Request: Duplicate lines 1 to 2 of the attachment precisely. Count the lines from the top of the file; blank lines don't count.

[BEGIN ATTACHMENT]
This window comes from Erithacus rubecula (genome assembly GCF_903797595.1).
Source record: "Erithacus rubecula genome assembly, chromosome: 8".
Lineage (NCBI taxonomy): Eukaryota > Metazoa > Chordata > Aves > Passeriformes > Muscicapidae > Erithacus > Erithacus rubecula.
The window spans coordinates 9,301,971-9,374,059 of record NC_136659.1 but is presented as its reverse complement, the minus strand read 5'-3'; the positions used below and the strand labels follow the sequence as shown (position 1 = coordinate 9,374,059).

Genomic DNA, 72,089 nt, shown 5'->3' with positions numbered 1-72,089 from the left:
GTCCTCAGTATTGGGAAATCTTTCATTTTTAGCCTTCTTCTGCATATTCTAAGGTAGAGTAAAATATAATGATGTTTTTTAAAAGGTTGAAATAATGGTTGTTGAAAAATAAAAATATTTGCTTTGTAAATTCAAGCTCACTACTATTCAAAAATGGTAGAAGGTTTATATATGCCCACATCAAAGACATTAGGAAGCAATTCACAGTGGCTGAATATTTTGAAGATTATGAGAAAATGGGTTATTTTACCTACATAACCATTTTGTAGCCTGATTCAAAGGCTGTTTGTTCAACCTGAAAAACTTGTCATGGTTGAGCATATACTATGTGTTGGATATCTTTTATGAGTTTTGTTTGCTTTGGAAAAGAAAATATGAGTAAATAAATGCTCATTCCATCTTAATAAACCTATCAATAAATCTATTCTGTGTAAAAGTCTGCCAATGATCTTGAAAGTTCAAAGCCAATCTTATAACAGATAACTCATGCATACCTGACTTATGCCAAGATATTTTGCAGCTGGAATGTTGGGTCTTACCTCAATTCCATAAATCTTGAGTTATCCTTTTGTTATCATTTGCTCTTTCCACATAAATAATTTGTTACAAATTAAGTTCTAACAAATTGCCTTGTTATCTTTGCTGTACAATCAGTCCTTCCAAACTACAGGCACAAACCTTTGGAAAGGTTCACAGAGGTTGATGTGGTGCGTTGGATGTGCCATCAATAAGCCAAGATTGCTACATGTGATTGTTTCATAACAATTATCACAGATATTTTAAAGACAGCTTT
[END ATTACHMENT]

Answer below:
This window comes from Erithacus rubecula (genome assembly GCF_903797595.1).
Source record: "Erithacus rubecula genome assembly, chromosome: 8".